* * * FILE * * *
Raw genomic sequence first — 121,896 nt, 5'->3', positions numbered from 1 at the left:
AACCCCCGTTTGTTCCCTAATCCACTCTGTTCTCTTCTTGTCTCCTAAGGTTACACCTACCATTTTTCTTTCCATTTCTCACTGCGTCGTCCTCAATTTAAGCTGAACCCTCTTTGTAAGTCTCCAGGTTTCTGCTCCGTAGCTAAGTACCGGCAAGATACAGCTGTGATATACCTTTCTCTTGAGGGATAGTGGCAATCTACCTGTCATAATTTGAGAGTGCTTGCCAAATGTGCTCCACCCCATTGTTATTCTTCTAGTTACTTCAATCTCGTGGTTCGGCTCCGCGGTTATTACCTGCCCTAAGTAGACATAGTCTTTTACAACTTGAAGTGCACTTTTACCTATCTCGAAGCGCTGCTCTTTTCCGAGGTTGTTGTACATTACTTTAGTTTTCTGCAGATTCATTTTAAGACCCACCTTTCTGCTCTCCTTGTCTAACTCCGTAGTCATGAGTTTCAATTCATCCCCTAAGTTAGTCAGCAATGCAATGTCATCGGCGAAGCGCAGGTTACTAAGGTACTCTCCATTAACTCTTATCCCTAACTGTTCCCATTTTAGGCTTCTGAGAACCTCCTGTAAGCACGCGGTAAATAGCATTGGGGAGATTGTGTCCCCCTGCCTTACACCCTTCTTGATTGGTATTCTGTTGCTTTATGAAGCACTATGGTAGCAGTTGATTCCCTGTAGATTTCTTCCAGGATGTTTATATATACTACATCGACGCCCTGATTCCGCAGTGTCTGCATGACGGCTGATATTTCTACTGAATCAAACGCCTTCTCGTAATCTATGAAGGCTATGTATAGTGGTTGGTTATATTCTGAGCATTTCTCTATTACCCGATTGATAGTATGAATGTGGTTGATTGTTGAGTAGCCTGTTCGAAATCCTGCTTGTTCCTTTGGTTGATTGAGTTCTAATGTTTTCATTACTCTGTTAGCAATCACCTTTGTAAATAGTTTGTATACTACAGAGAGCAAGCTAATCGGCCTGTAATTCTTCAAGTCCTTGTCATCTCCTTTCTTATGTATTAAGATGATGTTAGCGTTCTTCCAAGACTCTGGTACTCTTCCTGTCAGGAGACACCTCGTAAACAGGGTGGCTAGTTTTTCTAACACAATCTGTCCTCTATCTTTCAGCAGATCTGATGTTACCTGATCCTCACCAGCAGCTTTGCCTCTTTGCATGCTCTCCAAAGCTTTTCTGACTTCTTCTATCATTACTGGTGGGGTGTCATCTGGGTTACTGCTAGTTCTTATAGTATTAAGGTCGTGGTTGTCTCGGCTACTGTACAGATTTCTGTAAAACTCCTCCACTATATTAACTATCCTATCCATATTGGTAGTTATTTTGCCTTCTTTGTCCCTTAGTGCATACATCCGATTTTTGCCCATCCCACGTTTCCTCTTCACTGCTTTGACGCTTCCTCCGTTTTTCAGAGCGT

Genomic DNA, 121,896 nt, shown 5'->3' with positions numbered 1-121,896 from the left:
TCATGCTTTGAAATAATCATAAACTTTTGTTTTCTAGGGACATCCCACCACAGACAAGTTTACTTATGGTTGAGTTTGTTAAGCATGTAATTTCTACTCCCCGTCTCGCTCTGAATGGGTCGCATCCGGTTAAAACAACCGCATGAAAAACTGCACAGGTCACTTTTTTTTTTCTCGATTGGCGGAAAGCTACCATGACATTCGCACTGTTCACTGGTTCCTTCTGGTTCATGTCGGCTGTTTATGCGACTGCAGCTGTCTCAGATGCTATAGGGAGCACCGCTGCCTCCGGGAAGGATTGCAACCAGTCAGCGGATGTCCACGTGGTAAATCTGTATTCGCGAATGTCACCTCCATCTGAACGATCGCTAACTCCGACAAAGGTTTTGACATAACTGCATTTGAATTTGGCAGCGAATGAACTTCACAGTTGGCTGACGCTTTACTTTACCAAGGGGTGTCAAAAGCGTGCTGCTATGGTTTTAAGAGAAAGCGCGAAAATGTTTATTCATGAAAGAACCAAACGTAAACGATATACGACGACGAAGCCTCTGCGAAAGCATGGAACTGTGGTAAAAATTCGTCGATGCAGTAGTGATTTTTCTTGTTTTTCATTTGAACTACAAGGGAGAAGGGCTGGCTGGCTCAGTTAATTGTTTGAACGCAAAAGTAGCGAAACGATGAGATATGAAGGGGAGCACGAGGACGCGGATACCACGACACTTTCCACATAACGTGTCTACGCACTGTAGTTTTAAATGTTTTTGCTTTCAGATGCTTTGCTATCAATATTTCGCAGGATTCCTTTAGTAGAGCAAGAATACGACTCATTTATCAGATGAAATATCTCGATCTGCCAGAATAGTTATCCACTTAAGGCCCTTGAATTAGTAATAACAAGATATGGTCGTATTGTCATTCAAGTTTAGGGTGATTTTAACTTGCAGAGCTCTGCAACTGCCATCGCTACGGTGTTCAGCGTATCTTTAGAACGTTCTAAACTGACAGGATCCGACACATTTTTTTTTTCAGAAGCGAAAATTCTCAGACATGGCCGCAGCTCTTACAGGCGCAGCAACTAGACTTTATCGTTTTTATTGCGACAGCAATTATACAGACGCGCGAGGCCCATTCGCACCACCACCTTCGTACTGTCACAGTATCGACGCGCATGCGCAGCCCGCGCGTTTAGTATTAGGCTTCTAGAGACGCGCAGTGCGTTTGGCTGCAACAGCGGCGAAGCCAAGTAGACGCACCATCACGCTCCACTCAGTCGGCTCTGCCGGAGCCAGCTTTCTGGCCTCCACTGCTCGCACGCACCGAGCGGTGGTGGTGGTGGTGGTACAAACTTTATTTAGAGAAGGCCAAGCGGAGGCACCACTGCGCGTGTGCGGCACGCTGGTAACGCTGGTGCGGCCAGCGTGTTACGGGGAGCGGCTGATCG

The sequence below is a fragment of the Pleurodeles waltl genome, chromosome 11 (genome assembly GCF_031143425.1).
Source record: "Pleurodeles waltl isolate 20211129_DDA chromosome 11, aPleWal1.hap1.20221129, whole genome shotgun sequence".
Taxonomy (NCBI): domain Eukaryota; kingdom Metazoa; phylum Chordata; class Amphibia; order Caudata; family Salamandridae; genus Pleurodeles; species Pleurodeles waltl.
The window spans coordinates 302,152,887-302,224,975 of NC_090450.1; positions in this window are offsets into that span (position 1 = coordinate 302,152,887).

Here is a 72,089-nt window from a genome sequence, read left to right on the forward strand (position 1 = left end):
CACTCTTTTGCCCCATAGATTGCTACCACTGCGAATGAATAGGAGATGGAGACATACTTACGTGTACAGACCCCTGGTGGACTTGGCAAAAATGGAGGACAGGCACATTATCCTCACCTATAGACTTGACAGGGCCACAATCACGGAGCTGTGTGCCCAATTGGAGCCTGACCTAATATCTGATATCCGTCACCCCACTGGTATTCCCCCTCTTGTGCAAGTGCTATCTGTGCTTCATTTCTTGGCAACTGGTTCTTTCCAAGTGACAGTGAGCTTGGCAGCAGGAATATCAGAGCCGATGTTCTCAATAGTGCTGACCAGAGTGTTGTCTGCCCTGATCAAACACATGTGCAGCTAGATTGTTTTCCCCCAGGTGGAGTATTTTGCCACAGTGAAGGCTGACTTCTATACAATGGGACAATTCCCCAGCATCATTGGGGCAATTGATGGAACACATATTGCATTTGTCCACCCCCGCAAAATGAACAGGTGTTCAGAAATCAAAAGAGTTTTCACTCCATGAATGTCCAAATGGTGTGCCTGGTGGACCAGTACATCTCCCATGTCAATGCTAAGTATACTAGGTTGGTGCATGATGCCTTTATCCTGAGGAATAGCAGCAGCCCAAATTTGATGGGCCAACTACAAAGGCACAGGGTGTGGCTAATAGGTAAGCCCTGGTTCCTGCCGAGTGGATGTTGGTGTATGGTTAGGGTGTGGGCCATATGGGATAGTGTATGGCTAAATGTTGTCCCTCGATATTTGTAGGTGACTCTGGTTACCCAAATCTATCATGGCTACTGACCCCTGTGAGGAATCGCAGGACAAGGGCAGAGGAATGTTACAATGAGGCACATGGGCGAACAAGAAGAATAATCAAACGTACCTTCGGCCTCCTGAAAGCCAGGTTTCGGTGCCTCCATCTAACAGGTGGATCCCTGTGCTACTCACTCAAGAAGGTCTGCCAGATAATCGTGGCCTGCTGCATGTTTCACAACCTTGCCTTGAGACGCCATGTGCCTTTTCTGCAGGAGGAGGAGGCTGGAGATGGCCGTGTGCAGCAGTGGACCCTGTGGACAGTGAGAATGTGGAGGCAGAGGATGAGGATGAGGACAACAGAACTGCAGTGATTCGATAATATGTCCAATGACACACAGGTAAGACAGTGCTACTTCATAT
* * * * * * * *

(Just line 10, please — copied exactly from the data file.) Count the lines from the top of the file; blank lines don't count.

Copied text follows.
CACTCTTTTGCCCCATAGATTGCTACCACTGCGAATGAATAGGAGATGGAGACATACTTACGTGTACAGACCCCTGGTGGACTTGGCAAAAATGGAGGACAGGCACATTATCCTCACCTATAGACTTGACAGGGCCACAATCACGGAGCTGTGTGCCCAATTGGAGCCTGACCTAATATCTGATATCCGTCACCCCACTGGTATTCCCCCTCTTGTGCAAGTGCTATCTGTGCTTCATTTCTTGGCAACTGGTTCTTTCCAAGTGACAGTGAGCTTGGCAGCAGGAATATCAGAGCCGATGTTCTCAATAGTGCTGACCAGAGTGTTGTCTGCCCTGATCAAACACATGTGCAGCTAGATTGTTTTCCCCCAGGTGGAGTATTTTGCCACAGTGAAGGCTGACTTCTATACAATGGGACAATTCCCCAGCATCATTGGGGCAATTGATGGAACACATATTGCATTTGTCCACCCCCGCAAAATGAACAGGTGTTCAGAAATCAAAAGAGTTTTCACTCCATGAATGTCCAAATGGTGTGCCTGGTGGACCAGTACATCTCCCATGTCAATGCTAAGTATACTAGGTTGGTGCATGATGCCTTTATCCTGAGGAATAGCAGCAGCCCAAATTTGATGGGCCAACTACAAAGGCACAGGGTGTGGCTAATAGGTAAGCCCTGGTTCCTGCCGAGTGGATGTTGGTGTATGGTTAGGGTGTGGGCCATATGGGATAGTGTATGGCTAAATGTTGTCCCTCGATATTTGTAGGTGACTCTGGTTACCCAAATCTATCATGGCTACTGACCCCTGTGAGGAATCGCAGGACAAGGGCAGAGGAATGTTACAATGAGGCACATGGGCGAACAAGAAGAATAATCAAACGTACCTTCGGCCTCCTGAAAGCCAGGTTTCGGTGCCTCCATCTAACAGGTGGATCCCTGTGCTACTCACTCAAGAAGGTCTGCCAGATAATCGTGGCCTGCTGCATGTTTCACAACCTTGCCTTGAGACGCCATGTGCCTTTTCTGCAGGAGGAGGAGGCTGGAGATGGCCGTGTGCAGCAGTGGACCCTGTGGACAGTGAGAATGTGGAGGCAGAGGATGAGGATGAGGACAACAGAACTGCAGTGATTCGATAATATGTCCAATGACACACAGGTAAGACAGTGCTACTTCATAT